The term refers to the ability of the door to maintain a permissible deformation, preserve its properties and safeguard the users’ safety while being subjected to strong pressures and depressions such as those caused by the wind.
The test method (UNI EN 12211) consists in exposing the door to sudden and intense pressure differences and then checking that its functional and performance characteristics are intact. According to the UNI EN 12210 norm, the door can be classified in five classes for wind pressure (1,2,3,4,5) and three classes for its relative front arrow shown in the picture above (A,B,C), whose combination provides the door’s classification (C3, B5, A1, etc.).
The term refers to the ability of the door to prevent water infiltration under the action of differential pressure between the inside and the outside, a process similar to that of the wind resistance test. According to the standards, the test method (UNI EN 1027) consists in sprinkling the entire door’s surface with a certain amount of water. The leakage detected through all the opening and glazed parts of the door at a certain pressure level allows the door to be assigned a class, which corresponds to that same pressure level. As established by the UNI EN 12208 norm, there are nine classes that can be reached by the door and then combined with the letter A, corresponding to the method (1A,.........9A).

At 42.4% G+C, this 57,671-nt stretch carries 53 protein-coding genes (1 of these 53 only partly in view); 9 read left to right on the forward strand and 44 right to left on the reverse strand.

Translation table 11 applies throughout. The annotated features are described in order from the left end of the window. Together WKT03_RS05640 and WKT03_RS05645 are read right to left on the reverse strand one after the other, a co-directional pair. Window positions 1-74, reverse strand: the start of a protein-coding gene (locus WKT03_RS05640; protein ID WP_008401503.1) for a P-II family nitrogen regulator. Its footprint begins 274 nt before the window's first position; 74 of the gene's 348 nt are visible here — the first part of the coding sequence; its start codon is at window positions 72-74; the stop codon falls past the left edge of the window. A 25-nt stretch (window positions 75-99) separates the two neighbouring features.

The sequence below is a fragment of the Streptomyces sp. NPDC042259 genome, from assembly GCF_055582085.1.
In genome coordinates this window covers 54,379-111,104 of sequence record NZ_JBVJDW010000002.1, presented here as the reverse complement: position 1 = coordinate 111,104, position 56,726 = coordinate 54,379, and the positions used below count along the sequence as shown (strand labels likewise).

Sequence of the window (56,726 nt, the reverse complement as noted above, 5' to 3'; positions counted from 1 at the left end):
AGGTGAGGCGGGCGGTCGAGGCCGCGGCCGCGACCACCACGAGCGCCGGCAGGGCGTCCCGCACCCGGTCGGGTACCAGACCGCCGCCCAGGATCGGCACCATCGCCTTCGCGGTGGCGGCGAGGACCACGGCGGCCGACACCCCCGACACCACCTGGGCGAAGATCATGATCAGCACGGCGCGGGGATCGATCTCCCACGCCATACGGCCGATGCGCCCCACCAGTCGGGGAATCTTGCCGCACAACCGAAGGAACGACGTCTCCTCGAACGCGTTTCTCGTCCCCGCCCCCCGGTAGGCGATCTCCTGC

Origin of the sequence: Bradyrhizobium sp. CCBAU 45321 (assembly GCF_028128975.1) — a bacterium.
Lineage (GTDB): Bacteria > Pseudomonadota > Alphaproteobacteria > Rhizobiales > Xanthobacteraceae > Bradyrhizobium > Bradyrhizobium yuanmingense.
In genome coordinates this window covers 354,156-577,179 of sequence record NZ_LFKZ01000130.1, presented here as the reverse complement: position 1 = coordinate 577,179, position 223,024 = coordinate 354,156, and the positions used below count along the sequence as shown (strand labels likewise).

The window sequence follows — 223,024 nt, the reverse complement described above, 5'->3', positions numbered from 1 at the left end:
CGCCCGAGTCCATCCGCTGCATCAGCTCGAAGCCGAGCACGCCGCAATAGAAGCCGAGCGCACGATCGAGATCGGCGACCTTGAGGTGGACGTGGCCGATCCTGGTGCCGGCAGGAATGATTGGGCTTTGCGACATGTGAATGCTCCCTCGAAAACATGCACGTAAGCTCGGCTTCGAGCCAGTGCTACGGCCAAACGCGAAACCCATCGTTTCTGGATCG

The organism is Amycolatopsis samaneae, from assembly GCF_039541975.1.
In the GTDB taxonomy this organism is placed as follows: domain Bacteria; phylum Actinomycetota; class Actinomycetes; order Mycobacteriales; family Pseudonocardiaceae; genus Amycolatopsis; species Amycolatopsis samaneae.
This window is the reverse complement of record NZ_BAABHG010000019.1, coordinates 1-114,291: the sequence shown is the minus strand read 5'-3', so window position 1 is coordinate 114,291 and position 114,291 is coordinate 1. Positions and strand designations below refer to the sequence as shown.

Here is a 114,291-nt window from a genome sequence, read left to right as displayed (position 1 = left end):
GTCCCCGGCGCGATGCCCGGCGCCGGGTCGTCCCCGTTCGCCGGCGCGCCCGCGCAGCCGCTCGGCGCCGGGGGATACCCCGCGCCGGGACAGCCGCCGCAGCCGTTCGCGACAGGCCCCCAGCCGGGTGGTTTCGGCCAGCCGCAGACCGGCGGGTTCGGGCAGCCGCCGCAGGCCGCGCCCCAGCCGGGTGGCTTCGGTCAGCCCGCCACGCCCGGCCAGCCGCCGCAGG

The term refers to the ability of a closed door to let the air filter in case of pressure difference between the inside and the outside. According to the test method (UNI EN 1026), the door is fixed to the test wall with a special equipment that allows to cause pressure difference between the external and the internal façade of the door and to measure the volume of dispersed air.
Air permeability is then calculated based on the volume of dispersed air, the entire surface of the door and the length of the opening joints. As established by the UNI EN 12207 norm, the classification provides for four classes of performance (1,2,3,4).